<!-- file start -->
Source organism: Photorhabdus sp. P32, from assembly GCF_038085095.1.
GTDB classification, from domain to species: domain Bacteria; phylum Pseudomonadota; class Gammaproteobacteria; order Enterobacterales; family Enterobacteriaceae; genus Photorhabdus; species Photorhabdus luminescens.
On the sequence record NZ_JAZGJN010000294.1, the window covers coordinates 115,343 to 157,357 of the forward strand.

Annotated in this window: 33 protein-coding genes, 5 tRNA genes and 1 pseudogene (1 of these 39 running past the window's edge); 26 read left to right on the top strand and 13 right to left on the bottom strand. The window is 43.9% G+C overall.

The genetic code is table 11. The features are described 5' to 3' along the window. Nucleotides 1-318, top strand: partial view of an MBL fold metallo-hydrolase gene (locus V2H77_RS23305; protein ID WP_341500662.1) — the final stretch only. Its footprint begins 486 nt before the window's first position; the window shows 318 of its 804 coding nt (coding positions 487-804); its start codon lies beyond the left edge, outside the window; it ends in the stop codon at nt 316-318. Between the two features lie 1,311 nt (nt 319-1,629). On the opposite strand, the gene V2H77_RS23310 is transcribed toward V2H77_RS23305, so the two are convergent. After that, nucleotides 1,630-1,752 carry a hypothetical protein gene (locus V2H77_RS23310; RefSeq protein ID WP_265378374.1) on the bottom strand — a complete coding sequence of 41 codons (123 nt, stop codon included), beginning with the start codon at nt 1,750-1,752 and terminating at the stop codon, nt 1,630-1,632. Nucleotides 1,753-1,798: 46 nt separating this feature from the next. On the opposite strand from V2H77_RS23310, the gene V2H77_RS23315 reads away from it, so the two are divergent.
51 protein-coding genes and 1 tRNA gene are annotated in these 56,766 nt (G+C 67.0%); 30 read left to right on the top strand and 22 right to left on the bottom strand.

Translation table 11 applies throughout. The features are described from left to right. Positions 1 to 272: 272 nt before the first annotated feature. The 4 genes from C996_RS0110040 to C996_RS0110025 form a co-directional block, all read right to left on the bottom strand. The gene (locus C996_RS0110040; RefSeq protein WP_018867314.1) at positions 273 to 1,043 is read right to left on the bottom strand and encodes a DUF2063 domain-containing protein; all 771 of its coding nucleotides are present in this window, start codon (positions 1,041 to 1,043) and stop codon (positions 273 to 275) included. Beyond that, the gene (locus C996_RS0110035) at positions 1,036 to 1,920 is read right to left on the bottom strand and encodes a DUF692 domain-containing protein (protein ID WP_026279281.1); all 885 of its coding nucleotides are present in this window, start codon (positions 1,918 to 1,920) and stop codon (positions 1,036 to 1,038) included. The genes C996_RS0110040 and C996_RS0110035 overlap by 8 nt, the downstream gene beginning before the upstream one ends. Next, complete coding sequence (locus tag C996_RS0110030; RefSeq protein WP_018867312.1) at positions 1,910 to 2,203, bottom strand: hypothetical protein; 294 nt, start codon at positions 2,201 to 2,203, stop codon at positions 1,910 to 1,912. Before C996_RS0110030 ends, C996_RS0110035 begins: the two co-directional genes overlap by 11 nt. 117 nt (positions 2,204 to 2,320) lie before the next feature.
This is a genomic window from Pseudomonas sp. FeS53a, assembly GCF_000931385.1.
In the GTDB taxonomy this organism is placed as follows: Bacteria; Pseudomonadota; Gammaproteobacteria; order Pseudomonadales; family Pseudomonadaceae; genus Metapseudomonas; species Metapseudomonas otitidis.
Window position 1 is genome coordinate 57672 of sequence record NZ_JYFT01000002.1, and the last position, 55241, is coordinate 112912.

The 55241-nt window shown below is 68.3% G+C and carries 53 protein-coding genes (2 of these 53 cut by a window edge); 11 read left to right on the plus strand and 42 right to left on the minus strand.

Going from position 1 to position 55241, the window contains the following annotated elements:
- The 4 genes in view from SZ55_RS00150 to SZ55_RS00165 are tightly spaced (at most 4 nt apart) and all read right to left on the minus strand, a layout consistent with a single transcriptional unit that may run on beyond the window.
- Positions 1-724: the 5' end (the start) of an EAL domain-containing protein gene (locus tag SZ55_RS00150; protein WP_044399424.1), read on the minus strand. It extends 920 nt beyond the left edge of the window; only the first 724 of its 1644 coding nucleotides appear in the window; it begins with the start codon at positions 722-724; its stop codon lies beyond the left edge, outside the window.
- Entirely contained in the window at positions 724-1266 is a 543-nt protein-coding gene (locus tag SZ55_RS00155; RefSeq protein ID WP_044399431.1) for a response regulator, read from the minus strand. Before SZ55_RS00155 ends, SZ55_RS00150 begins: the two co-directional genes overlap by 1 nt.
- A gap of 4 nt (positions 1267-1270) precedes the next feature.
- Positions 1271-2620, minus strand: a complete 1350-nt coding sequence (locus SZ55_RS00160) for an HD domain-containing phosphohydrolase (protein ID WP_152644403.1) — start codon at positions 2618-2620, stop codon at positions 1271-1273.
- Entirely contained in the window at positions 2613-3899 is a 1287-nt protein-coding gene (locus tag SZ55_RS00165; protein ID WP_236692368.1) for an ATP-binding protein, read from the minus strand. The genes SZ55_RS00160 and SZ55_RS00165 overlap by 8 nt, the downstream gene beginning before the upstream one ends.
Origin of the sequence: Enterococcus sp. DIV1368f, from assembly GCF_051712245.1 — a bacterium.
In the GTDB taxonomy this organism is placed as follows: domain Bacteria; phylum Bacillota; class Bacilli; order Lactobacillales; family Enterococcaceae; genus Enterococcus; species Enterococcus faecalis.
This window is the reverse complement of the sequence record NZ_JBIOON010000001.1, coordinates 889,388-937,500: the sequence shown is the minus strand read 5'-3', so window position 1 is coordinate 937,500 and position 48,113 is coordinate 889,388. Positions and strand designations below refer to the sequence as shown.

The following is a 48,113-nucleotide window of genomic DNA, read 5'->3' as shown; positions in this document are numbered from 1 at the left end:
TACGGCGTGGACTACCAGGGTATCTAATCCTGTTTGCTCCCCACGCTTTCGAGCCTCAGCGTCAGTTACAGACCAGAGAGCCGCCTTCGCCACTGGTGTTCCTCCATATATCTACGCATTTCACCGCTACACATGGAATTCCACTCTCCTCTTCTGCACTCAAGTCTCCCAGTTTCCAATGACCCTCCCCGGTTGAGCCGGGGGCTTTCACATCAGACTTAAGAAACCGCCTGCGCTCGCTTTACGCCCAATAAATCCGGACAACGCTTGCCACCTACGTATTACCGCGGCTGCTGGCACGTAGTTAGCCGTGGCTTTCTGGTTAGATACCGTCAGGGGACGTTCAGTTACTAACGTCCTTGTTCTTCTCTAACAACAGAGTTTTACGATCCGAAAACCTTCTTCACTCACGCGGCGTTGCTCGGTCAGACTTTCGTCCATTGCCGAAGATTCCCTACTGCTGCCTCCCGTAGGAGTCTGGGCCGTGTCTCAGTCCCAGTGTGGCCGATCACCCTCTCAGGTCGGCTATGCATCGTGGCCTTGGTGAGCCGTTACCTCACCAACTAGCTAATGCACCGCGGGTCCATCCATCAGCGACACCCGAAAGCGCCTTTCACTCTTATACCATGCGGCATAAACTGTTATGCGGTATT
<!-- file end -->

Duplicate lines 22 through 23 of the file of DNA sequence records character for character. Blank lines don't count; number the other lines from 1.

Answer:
The following is a 48,113-nucleotide window of genomic DNA, read 5'->3' as shown; positions in this document are numbered from 1 at the left end:
TACGGCGTGGACTACCAGGGTATCTAATCCTGTTTGCTCCCCACGCTTTCGAGCCTCAGCGTCAGTTACAGACCAGAGAGCCGCCTTCGCCACTGGTGTTCCTCCATATATCTACGCATTTCACCGCTACACATGGAATTCCACTCTCCTCTTCTGCACTCAAGTCTCCCAGTTTCCAATGACCCTCCCCGGTTGAGCCGGGGGCTTTCACATCAGACTTAAGAAACCGCCTGCGCTCGCTTTACGCCCAATAAATCCGGACAACGCTTGCCACCTACGTATTACCGCGGCTGCTGGCACGTAGTTAGCCGTGGCTTTCTGGTTAGATACCGTCAGGGGACGTTCAGTTACTAACGTCCTTGTTCTTCTCTAACAACAGAGTTTTACGATCCGAAAACCTTCTTCACTCACGCGGCGTTGCTCGGTCAGACTTTCGTCCATTGCCGAAGATTCCCTACTGCTGCCTCCCGTAGGAGTCTGGGCCGTGTCTCAGTCCCAGTGTGGCCGATCACCCTCTCAGGTCGGCTATGCATCGTGGCCTTGGTGAGCCGTTACCTCACCAACTAGCTAATGCACCGCGGGTCCATCCATCAGCGACACCCGAAAGCGCCTTTCACTCTTATACCATGCGGCATAAACTGTTATGCGGTATT